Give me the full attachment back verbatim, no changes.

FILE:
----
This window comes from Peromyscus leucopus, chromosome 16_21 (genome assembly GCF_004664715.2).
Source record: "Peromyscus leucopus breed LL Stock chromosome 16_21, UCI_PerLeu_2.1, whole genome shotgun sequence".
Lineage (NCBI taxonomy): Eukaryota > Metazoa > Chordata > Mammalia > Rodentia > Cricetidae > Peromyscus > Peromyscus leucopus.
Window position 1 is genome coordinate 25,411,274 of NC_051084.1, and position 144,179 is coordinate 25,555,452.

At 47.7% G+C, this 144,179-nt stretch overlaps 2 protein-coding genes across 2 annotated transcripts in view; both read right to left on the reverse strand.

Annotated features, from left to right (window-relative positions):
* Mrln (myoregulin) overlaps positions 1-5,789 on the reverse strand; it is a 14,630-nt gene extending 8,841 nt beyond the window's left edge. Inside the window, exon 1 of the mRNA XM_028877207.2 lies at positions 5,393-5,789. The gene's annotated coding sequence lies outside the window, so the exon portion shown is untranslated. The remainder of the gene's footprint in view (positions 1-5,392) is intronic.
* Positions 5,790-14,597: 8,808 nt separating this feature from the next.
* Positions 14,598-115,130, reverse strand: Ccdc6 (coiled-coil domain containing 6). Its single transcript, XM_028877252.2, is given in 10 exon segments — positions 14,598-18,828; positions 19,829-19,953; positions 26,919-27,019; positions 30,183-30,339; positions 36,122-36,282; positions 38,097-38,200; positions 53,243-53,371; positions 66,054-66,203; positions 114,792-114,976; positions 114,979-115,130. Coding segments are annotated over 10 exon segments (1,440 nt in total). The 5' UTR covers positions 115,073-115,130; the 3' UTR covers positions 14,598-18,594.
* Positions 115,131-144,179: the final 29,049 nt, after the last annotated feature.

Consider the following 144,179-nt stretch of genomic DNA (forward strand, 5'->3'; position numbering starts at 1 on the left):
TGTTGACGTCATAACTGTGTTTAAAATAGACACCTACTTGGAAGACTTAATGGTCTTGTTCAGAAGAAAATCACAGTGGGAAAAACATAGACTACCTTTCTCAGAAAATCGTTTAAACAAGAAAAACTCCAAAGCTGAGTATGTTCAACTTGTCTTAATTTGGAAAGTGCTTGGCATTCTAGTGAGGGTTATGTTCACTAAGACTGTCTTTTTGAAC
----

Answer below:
This window comes from Peromyscus leucopus, chromosome 16_21 (genome assembly GCF_004664715.2).
Source record: "Peromyscus leucopus breed LL Stock chromosome 16_21, UCI_PerLeu_2.1, whole genome shotgun sequence".
Lineage (NCBI taxonomy): Eukaryota > Metazoa > Chordata > Mammalia > Rodentia > Cricetidae > Peromyscus > Peromyscus leucopus.
Window position 1 is genome coordinate 25,411,274 of NC_051084.1, and position 144,179 is coordinate 25,555,452.

At 47.7% G+C, this 144,179-nt stretch overlaps 2 protein-coding genes across 2 annotated transcripts in view; both read right to left on the reverse strand.

Annotated features, from left to right (window-relative positions):
* Mrln (myoregulin) overlaps positions 1-5,789 on the reverse strand; it is a 14,630-nt gene extending 8,841 nt beyond the window's left edge. Inside the window, exon 1 of the mRNA XM_028877207.2 lies at positions 5,393-5,789. The gene's annotated coding sequence lies outside the window, so the exon portion shown is untranslated. The remainder of the gene's footprint in view (positions 1-5,392) is intronic.
* Positions 5,790-14,597: 8,808 nt separating this feature from the next.
* Positions 14,598-115,130, reverse strand: Ccdc6 (coiled-coil domain containing 6). Its single transcript, XM_028877252.2, is given in 10 exon segments — positions 14,598-18,828; positions 19,829-19,953; positions 26,919-27,019; positions 30,183-30,339; positions 36,122-36,282; positions 38,097-38,200; positions 53,243-53,371; positions 66,054-66,203; positions 114,792-114,976; positions 114,979-115,130. Coding segments are annotated over 10 exon segments (1,440 nt in total). The 5' UTR covers positions 115,073-115,130; the 3' UTR covers positions 14,598-18,594.
* Positions 115,131-144,179: the final 29,049 nt, after the last annotated feature.

Consider the following 144,179-nt stretch of genomic DNA (forward strand, 5'->3'; position numbering starts at 1 on the left):
TGTTGACGTCATAACTGTGTTTAAAATAGACACCTACTTGGAAGACTTAATGGTCTTGTTCAGAAGAAAATCACAGTGGGAAAAACATAGACTACCTTTCTCAGAAAATCGTTTAAACAAGAAAAACTCCAAAGCTGAGTATGTTCAACTTGTCTTAATTTGGAAAGTGCTTGGCATTCTAGTGAGGGTTATGTTCACTAAGACTGTCTTTTTGAAC